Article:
Remains of National Guard soldier and Utah mayor killed in Afghanistan to arrive in US
iStock/Thinkstock(WASHINGTON) — The remains of a National Guard soldier and Utah mayor killed in Afghanistan over the weekend are expected to arrive in the United States on Tuesday, according to the Department of Defense.
Maj. Brent R. Taylor, 39, who was killed during an insider attack in Kabul on Saturday, was the mayor of North Ogden, a husband, and a father to seven young children.
He served the Utah Army National Guard based out of Joint Force Headquarters in Draper, Utah, and had completed two combat tours in Iraq, serving as a convoy security commander and then as an adviser to an Iraqi national intelligence agency, according to the biography on the North Ogden city website.
A dignified transfer of Taylor’s remains is expected to take place early Tuesday morning at Dover Air Force Base in Delaware, Department of Defense spokesperson Col. Rob Manning told reporters on Monday.
One other American service member who was wounded in the attack is currently undergoing medical treatment but in stable condition, according to a NATO statement.
Utah Sen. Orrin Hatch tweeted a photo with Taylor on Saturday, calling the soldier “a hero, a patriot, a wonderful father, and a dear friend.”
Utah Gov. Gary Herbert said in a statement he was “heartbroken at the news” and felt “completely humbled by the service and the ultimate sacrifice offered by this brave and selfless soldier.”
“The entire Herbert family mourns with this soldier’s family and we pray that their burdens may be lifted, and that the hearts of all Utahns will reach out to comfort them in their grief,” the statement read.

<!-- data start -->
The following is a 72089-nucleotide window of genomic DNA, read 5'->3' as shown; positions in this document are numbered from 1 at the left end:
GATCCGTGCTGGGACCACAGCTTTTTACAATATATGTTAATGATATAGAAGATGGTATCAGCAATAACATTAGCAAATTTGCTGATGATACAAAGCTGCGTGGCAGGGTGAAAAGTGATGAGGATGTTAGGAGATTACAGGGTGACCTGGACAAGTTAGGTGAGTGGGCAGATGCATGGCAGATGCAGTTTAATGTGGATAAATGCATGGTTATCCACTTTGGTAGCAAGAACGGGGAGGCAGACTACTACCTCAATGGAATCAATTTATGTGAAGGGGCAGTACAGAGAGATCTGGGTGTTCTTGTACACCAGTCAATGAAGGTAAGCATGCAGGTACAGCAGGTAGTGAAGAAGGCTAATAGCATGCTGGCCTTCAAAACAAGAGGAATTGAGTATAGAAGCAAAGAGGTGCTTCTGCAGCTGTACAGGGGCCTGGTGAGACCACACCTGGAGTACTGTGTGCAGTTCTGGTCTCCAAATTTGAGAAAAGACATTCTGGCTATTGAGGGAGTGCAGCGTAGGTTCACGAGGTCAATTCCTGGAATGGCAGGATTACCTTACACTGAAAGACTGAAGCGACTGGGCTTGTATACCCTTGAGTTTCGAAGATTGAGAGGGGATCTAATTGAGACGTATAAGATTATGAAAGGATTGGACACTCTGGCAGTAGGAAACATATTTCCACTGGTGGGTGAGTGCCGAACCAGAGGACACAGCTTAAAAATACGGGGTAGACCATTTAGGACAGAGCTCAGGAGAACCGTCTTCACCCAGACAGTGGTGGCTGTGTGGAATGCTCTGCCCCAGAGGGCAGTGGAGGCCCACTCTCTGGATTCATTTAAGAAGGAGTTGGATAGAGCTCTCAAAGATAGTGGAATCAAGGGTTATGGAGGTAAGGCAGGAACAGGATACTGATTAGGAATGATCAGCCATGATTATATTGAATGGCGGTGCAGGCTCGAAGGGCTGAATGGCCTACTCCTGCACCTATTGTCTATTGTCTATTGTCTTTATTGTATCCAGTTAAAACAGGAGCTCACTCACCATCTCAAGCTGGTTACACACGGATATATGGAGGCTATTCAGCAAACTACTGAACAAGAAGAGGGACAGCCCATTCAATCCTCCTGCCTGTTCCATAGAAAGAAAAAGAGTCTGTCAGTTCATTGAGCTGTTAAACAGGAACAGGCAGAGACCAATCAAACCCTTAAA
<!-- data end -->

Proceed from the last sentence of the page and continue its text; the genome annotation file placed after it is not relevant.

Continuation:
In his final Facebook post on Oct. 28, Taylor encouraged everyone to vote and all for unity.
“As the USA gets ready to vote in our own election next week, I hope everyone back home exercises their precious right to vote. And that whether the Republicans or the Democrats win, that we all remember that we have far more as Americans that unites us than divides us. “United we stand, divided we fall.” God Bless America,” he wrote.
Taylor was elected mayor of North Ogden in 2013 after serving on the City Council since 2009. He held a bachelor’s degree in Political Science from Brigham Young University and a Master of Public Administration from the University of Utah, according to the North Ogden city website. He was a current Ph.D. candidate at the University of Utah in International Relations.
The roughly 17,000 residents of North Ogden are mourning the loss of their city’s mayor — the city government writing in a statement posted to its website that Taylor had “a profound influence on this community.”
“He was the best of men with the ability to see potential and possibility in everything around him,” the statement said. “We feel blessed to have had him as our mayor.”
“He had a great love and vision for this community,” it added. “He was patriotic to the core and a shining example of what an American politician should be. We are grateful for his service to both our city and our country. His loss will be felt for years to come.”
Three Afghan insider attacks in three weeks
Taylor’s death marks the third insider attack in Afghanistan in the last three weeks.
On Oct. 18, a member of the Afghan forces targeted prominent U.S. and Afghan generals in Kandahar, killing the province’s well-known police chief, Gen. Abdul Raziq, and wounding U.S. Brig. Gen. Jeffrey Smiley who was later transferred to Walter Reed National Military Medical Center in Bethesda, Maryland. Also present during the chaotic attack was the top U.S. general in command of all U.S. troops in Afghanistan who escaped unharmed.
The event has “deeply shaken the relationship between Afghan and American forces,” according to a New York Times investigation into the deadly insider attack.
Just four days later, a Czech soldier was killed and two others were wounded during another insider attack in Herat Province in western Afghanistan.
The number of insider attacks in Afghanistan peaked at 61 in 2012 but had become rarer after the U.S. military instituted security safeguards to protect American troops.
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